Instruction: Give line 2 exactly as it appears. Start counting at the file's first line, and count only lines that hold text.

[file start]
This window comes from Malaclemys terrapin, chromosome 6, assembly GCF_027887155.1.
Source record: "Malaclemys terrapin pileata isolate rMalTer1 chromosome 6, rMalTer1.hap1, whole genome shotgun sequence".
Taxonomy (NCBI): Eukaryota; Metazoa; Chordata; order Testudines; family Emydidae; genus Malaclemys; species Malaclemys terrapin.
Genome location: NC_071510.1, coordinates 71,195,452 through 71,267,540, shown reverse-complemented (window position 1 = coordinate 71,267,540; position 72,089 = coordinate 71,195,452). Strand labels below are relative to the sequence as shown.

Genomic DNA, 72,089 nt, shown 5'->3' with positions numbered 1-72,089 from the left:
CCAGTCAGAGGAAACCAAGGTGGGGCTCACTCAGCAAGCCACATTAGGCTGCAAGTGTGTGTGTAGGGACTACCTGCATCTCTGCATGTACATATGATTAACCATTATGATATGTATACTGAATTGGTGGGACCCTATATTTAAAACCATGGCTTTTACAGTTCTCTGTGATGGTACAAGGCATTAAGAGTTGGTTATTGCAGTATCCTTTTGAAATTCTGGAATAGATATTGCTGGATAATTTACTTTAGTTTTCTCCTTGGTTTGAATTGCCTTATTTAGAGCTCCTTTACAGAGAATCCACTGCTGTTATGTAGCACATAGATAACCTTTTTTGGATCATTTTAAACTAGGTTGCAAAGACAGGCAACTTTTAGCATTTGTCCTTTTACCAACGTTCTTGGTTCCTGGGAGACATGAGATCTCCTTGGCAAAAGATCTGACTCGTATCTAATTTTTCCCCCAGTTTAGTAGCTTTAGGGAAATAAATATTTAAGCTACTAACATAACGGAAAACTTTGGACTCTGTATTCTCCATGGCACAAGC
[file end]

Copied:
Source record: "Malaclemys terrapin pileata isolate rMalTer1 chromosome 6, rMalTer1.hap1, whole genome shotgun sequence".